How to zoom in:
Make sure your tracking is spotless: As we thoroughly discussed with Michael, it is surprising how many performance marketers jump directly to experimentation without ensuring everything works on the back end.
In performance marketing, measuring is vital. Even the best experiment without the correct measurements is bound to fail. So before you spend a cent, be sure you have set up suitable systems to understand how that investment adds value.
Use first principles to train the algorithm: We already have algorithms that do everything, but the reality is that there isn’t a single one-size-fits-all playbook when it comes to setting up ad platforms.
As mentioned in this HBR article, we must be cautious about algorithm marketing because they lack context, they may paint a picture of customers that isn’t accurate, and aren’t sensitive enough to context.
The job, when it comes to algorithms, is to train them to work for us. We need to own and design the logic behind its “if-then” nature. No other marketer will understand your product as well as you; no other person will appreciate your ICP as well as you.
It is up to you. After all, as Michael mentioned, ad platforms are simply “dumb machines that need anchor points to optimize to”.
Make sure you experiment and think critically about the impact/value - not the metrics: As performance marketers, we tend to focus on specific KPIs that will allow us to demonstrate to our stakeholders why our work matters. While this is fundamentally true, it is also essential to go beyond the metric and consider the impact/value our actions have on the marketing system we are building.
In that sense, you can do the right things without having immediate metrics to back it up. Sometimes, bold moves take a while to show results, but just because it can't be proven immediately does not mean it is not essential.
Remember, marketing has short and long-term goals. Moving the needle today is important, but so is having the capacity to plan for the future.
Optimize for signals: Optimizing for signals means selecting suitable conversion events for your campaign type, i.e., registering for a webinar or email signup. Once optimized for the right trigger, you can feed the ad platform algorithm with the correct data.
To do this successfully you must:
Figure out something you can track - This is particularly important because every company is unique, and as a marketer, you are the soul of the organization that truly understands how to connect your offer with a problem your customer faces.
We are aware that tracking can be a bit more challenging when you are making bets based on value (rather than metrics). But, exclusively sticking to CAC (one of the more popular metrics), might not be enough.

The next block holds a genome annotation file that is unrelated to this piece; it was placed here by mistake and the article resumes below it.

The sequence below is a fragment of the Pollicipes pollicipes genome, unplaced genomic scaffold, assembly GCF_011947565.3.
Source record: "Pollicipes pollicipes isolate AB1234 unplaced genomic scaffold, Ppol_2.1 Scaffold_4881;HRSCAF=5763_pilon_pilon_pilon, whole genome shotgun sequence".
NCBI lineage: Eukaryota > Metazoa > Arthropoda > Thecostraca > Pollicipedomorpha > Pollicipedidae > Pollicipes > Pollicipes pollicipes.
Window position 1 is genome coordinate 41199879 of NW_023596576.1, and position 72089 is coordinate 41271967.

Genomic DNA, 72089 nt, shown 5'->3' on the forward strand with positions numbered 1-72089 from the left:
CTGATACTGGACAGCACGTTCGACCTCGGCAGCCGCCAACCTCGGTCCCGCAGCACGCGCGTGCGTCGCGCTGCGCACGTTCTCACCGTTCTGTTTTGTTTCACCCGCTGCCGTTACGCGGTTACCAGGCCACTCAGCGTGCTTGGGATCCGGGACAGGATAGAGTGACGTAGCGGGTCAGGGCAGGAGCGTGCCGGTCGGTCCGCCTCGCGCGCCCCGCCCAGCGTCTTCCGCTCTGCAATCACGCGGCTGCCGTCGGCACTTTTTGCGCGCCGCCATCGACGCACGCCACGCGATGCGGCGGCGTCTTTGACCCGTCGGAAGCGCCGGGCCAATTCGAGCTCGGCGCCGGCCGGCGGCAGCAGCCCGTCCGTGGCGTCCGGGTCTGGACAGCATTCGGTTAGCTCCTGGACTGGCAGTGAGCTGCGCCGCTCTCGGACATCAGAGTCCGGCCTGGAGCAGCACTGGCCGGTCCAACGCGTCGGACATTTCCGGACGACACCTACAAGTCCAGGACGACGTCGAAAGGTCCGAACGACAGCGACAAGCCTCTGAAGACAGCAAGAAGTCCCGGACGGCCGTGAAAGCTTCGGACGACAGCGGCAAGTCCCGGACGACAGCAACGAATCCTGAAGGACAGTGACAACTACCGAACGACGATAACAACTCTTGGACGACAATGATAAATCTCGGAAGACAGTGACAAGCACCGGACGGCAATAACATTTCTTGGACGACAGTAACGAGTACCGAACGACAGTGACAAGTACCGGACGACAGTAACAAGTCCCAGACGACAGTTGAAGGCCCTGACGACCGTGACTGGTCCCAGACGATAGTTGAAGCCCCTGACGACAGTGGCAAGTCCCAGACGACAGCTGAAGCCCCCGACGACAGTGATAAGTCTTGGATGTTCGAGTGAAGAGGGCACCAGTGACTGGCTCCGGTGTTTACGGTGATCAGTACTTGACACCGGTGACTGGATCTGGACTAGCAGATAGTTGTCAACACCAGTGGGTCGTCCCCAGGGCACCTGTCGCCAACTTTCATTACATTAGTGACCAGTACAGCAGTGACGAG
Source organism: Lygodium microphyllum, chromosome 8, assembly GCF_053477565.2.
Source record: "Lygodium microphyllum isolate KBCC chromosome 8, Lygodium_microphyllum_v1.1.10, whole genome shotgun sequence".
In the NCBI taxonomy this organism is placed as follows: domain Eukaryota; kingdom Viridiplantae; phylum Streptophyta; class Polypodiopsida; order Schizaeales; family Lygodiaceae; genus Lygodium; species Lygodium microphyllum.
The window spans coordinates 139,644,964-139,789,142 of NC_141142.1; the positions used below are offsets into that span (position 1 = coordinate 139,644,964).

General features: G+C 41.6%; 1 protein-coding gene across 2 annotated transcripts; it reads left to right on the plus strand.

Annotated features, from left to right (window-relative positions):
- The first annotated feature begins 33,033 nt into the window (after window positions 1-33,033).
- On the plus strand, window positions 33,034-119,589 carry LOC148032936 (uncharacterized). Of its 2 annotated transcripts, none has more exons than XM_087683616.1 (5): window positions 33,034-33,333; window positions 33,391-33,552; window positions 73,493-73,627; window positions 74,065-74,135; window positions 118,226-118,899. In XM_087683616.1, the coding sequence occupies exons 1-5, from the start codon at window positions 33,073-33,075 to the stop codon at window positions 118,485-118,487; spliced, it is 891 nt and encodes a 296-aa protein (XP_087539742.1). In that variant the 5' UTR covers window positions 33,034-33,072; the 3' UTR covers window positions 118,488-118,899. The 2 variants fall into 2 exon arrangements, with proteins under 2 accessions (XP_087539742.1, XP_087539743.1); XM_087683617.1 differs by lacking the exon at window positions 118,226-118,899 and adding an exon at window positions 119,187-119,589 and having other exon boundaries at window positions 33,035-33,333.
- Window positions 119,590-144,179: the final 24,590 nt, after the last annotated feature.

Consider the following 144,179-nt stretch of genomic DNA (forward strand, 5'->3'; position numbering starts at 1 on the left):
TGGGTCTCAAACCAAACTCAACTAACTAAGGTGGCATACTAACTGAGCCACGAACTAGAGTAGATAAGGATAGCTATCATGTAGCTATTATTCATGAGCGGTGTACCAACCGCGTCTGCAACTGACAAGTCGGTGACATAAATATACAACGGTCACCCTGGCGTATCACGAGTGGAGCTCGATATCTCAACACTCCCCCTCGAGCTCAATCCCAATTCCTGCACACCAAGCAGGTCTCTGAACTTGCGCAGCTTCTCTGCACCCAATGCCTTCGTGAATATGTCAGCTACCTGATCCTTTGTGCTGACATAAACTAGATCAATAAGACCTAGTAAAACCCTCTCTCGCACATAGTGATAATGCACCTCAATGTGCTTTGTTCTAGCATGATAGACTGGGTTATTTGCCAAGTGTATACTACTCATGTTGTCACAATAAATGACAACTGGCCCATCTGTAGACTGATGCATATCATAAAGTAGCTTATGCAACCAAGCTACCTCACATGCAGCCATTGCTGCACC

Figure out how to maximize the actions you are tracking
NOTE: keep in mind that if you have yet to do your homework right, i.e., have optimized your tracking right, you would be selecting the wrong signals, which would ultimately lead to feeding irrelevant data into the algorithm, thus skewing the whole of your campaign efforts and money.
Marketing 101 relies primarily on a contextual understanding of the world that surrounds your product. It is an invitation to zoom out, exploring the outward forces that can affect the marketing efforts around our product and adapting processes to match such troops.
However, this is an afterthought in performance marketing for B2B SaaS. Partly because we think the algorithm and testing, learning, and adapting will help us find success (which we already discussed as insufficient) and partly because connecting external patterns to our B2B SaaS products is difficult.
Within the sphere of D2C, it is easy to see how trends influence your campaign plans. For instance, the No-Sugar (a social factor) pushed Coca-Cola to create and market a no-sugar coke.
But when we talk in the context of B2B SaaS, it can get a bit tricky (being the marketing lead of a business selling to businesses servicing other businesses that are working with businesses is quite a conundrum).
Yes, yes, we know how in this scenario identifying trends and their impact can get hard. Still, it is vital to be aware of uncontrollable external factors, as you might be wasting money pushing marketing tactics on an unwilling audience to embark into the journey.